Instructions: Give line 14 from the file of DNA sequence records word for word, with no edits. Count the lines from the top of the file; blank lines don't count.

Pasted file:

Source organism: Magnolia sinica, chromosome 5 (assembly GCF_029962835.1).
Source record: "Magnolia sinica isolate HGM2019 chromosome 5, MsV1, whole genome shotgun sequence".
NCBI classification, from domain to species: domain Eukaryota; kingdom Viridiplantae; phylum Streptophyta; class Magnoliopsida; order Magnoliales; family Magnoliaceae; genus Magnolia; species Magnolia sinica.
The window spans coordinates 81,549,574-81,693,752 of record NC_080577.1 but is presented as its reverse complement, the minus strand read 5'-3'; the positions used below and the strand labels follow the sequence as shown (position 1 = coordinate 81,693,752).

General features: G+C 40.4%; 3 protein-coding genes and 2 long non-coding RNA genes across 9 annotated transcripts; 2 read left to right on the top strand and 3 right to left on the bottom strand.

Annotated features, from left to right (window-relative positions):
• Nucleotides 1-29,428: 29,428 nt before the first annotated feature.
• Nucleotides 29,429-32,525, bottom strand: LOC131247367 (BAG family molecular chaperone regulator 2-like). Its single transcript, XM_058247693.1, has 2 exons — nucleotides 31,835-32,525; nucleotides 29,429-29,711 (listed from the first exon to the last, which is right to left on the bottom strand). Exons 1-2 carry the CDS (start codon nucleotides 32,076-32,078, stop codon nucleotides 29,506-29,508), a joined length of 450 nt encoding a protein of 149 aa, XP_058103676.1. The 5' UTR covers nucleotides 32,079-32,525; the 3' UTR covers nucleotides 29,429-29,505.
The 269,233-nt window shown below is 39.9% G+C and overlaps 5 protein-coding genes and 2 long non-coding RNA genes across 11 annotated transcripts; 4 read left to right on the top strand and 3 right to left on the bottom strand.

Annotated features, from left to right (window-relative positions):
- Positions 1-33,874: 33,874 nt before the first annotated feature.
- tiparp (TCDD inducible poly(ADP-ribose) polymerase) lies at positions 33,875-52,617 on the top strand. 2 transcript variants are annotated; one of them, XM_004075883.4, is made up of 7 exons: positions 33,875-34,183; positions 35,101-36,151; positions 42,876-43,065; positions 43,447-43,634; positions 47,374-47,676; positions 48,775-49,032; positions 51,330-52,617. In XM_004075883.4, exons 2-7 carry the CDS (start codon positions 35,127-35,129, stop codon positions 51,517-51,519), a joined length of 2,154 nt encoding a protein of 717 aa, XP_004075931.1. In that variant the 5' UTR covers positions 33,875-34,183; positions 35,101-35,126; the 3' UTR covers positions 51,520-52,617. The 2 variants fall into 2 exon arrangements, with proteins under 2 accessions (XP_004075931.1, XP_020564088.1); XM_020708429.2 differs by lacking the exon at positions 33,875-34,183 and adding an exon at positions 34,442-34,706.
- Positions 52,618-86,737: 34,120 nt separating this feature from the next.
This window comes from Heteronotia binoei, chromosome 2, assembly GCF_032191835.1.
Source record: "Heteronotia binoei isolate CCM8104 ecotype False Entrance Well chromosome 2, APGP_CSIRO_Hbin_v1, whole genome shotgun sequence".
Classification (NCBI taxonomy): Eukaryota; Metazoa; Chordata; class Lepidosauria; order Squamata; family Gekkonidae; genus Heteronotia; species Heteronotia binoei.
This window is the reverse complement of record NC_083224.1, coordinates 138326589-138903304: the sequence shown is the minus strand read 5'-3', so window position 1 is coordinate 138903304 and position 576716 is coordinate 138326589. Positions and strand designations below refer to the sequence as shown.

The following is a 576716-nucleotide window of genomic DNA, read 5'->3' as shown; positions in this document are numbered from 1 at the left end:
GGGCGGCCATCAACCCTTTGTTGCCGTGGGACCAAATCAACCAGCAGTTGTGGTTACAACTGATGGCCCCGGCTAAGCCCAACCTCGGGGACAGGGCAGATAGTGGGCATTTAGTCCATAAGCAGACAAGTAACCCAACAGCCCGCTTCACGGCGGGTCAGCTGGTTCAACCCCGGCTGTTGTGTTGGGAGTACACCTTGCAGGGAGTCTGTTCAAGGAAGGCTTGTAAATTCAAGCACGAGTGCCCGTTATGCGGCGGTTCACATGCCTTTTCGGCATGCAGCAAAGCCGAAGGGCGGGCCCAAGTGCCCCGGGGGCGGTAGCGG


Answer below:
This window comes from Heteronotia binoei, chromosome 2, assembly GCF_032191835.1.